Yes, you read that right. Nokia won't be implementing Microsoft Windows Phone 7 platform on handsets.
But wait? What was that announcement all about the other day? Didn't we see Nokia CEO Elop and Microsoft CEO Ballmer on stage talking about Windows Phone?
Sure you did. But if you paid close attention to the Nokia/Microsoft pow-wow you'd have realized that at no time did either company mention "Windows Phone 7," only 'Windows Phone." I noticed this at the time, and as The Guardian's Charles Arthur said, it's critical:
Though the difference between Windows Phone 7 and Windows Phone may sound trivial, Elop, who previously ran the hugely profitable Office division of Microsoft, will have been keenly aware of the importance of the difference in naming and the need not to be seen at any future date to have misled investors, analysts or customers.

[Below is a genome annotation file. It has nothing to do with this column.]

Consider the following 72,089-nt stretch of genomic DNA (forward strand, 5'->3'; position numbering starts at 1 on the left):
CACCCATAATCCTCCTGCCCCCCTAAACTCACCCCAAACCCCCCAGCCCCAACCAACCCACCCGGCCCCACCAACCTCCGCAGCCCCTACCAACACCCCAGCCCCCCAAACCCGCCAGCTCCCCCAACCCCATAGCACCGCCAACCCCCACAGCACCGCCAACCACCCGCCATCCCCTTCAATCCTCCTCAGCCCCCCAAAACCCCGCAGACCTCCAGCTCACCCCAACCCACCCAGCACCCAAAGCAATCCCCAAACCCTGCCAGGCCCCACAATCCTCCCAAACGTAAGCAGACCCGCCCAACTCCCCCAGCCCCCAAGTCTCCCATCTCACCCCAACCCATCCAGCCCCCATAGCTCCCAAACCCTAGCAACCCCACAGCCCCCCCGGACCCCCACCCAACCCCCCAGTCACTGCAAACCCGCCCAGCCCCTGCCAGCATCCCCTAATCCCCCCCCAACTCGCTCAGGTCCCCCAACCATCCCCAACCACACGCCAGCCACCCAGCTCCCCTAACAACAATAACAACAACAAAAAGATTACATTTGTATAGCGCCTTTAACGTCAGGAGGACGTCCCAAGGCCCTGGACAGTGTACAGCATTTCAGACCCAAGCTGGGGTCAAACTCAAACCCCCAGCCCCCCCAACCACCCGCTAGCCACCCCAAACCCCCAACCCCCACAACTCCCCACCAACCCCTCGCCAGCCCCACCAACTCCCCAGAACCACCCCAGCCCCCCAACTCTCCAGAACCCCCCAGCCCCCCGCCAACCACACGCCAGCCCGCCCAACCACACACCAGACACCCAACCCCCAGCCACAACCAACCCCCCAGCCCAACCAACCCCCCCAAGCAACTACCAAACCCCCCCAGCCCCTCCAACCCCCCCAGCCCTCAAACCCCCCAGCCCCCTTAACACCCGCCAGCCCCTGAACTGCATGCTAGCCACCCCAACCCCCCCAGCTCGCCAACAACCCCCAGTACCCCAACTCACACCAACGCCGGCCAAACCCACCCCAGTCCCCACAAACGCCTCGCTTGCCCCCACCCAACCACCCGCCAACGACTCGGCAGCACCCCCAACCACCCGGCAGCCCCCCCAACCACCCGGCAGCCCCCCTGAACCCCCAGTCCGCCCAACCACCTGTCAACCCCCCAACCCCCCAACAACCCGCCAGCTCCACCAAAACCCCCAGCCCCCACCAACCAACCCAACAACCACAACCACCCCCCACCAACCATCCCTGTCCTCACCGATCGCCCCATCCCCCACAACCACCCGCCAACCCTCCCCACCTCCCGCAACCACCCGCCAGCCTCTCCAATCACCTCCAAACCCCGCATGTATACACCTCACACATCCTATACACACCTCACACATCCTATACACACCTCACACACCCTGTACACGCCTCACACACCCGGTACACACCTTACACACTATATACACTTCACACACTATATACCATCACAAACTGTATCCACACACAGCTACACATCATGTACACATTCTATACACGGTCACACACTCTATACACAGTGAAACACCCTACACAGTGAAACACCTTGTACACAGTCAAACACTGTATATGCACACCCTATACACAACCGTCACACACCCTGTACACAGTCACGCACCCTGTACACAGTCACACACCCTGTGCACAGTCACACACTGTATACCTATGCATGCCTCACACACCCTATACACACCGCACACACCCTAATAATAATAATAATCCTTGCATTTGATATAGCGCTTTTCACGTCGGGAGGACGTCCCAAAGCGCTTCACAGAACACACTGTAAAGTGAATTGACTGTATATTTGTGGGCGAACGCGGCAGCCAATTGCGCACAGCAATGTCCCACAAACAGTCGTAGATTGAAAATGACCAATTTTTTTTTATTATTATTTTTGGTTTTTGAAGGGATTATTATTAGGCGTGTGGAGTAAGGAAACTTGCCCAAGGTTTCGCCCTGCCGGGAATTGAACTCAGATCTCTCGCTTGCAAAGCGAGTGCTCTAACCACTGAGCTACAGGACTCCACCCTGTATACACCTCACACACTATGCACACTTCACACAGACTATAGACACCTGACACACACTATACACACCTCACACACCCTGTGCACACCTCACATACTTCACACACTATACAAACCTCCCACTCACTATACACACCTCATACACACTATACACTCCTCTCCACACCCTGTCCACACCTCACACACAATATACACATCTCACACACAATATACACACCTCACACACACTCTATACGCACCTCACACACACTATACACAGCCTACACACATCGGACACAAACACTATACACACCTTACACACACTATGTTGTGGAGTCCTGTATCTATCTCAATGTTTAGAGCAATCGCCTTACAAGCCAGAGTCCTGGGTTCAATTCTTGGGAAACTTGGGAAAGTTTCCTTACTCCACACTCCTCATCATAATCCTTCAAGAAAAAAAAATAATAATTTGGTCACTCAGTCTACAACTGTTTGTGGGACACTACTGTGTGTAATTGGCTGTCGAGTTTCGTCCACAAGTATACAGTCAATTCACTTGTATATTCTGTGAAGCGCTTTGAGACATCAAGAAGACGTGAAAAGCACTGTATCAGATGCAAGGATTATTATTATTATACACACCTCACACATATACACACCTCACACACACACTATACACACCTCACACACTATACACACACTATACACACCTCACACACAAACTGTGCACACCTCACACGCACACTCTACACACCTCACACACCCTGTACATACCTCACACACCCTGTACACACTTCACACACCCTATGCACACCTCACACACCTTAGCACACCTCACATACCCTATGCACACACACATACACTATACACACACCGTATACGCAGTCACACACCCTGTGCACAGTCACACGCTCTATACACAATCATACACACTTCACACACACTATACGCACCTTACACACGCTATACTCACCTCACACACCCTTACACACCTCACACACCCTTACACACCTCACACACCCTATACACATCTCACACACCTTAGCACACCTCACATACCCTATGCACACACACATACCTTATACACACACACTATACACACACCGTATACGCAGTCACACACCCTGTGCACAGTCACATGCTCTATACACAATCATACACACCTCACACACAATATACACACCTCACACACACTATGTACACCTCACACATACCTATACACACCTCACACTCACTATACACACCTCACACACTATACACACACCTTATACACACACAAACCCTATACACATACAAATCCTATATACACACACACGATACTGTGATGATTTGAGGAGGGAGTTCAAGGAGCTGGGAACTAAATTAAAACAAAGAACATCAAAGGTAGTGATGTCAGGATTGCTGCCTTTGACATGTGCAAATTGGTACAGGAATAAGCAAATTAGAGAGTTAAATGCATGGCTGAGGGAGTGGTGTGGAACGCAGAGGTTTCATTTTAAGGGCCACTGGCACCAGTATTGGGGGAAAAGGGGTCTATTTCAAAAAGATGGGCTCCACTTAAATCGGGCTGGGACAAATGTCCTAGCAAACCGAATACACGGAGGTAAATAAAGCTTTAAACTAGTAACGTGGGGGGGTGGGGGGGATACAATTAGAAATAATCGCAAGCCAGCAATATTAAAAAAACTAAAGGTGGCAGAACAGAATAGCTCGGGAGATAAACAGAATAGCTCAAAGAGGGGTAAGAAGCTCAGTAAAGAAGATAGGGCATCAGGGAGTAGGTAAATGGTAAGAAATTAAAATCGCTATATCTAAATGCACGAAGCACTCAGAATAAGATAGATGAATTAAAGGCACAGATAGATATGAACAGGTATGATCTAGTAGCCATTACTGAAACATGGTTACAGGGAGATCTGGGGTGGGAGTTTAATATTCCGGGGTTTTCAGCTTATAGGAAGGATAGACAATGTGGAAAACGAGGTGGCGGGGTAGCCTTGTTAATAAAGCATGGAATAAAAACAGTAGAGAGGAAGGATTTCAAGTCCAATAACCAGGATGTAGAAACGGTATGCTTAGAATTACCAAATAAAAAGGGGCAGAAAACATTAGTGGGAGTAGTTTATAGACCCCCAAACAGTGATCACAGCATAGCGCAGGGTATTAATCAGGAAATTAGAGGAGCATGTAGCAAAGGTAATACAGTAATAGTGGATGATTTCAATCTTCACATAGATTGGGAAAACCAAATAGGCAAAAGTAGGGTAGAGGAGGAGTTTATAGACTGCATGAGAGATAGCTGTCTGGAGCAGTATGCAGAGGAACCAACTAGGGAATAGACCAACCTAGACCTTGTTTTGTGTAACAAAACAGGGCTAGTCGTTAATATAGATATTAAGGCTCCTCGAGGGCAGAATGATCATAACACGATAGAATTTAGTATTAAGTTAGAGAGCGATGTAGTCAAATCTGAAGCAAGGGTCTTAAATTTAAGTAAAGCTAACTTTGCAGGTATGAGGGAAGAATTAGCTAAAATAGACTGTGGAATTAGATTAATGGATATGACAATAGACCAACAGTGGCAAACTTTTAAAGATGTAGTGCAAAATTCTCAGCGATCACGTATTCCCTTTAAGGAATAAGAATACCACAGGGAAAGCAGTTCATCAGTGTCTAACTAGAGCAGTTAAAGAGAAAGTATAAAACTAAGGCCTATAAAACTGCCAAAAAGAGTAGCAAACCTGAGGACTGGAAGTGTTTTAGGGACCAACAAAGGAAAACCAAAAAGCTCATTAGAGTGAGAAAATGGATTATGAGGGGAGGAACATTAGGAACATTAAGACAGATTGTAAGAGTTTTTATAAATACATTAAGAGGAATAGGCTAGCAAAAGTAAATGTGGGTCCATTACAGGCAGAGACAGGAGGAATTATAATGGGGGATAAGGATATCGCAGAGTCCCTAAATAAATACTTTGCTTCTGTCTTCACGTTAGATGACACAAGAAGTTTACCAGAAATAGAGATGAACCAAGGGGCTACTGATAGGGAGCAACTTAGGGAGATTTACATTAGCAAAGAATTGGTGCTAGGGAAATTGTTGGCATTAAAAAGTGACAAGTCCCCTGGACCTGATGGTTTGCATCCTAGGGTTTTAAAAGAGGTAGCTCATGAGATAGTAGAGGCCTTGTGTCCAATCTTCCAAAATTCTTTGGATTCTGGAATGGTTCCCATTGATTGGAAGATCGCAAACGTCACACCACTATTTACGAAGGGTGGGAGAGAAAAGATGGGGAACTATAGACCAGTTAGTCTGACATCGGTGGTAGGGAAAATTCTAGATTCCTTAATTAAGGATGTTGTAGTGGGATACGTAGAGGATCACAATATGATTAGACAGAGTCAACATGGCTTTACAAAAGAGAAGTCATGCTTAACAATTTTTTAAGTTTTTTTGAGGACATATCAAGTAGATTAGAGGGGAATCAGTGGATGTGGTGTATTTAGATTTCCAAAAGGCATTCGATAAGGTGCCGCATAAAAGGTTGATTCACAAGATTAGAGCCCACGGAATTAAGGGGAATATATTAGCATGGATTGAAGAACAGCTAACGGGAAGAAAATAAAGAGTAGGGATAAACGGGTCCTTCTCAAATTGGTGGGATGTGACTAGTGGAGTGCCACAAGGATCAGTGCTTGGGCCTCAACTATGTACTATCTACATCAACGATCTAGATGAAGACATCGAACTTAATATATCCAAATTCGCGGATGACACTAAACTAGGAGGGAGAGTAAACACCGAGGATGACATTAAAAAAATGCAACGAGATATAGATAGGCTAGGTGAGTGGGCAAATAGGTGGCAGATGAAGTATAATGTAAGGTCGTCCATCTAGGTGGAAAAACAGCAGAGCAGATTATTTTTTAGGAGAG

And that's a key difference. See, Windows Phone 7 is shipping right now, on dozens of handsets across a variety of vendors. But Microsoft is planning an update to the platform called Mango which might see the platform being rebranded as Windows Phone 7.5. But Mango is some way off, fall at the earliest. This means that Nokia handsets powered by Windows Phone 7.5 (we'll call it that for now ...) might arrive towards the end of the year, or maybe early 2012.
So ... Nokia's announced that it is making Windows Phone its primary smartphone platform, and Symbian being relegated to second place, what's Nokia going to sell for the remainder of 2011? Sure, sales of Symbian handsets won't wither and die overnight, but given this announcement they're unlikely to be stellar either. If I were an investor, I'd want some some clarity as to what Nokia will be doing over the next six to 12 months.
Windows Phone might be a good long-term gamble for Nokia, but in the short-term it have quite an adverse effect on revenue.